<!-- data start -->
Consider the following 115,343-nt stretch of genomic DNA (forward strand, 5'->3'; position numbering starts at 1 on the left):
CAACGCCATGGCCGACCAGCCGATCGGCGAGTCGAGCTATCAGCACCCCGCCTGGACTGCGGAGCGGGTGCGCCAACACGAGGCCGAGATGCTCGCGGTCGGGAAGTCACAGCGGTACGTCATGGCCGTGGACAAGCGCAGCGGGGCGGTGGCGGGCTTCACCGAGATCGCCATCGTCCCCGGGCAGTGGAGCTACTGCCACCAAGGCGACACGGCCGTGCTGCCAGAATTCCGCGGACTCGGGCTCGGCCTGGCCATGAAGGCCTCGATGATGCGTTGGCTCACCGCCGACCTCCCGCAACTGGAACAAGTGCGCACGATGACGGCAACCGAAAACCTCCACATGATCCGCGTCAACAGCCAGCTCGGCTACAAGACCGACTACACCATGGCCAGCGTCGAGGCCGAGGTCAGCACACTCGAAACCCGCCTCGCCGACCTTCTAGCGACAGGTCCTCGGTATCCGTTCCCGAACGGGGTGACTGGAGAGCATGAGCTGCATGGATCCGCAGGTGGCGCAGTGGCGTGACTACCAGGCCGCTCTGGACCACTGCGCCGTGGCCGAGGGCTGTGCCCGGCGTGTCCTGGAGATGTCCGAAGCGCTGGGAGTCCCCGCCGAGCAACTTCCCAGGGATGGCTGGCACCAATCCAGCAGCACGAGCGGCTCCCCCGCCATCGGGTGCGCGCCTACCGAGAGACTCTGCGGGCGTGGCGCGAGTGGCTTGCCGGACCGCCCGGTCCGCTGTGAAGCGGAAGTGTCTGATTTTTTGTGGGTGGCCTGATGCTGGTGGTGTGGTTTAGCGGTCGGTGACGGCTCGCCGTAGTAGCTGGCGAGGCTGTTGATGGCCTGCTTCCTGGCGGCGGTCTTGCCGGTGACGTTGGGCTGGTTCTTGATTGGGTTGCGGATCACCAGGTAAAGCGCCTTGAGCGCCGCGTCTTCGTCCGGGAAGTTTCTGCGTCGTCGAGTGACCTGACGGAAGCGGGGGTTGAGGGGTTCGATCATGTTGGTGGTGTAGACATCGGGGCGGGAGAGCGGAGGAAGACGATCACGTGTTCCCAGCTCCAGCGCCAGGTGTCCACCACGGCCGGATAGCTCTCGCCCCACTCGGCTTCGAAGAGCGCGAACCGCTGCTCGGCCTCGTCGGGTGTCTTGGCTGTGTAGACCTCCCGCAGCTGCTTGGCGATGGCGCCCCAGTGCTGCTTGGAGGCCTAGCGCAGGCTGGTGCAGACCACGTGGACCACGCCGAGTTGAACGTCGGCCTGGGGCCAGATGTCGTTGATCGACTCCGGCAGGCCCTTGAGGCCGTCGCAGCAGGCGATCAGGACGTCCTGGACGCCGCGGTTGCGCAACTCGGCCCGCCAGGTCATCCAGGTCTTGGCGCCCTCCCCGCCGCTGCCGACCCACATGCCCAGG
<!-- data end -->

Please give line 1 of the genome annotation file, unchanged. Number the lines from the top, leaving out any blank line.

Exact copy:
Consider the following 115,343-nt stretch of genomic DNA (forward strand, 5'->3'; position numbering starts at 1 on the left):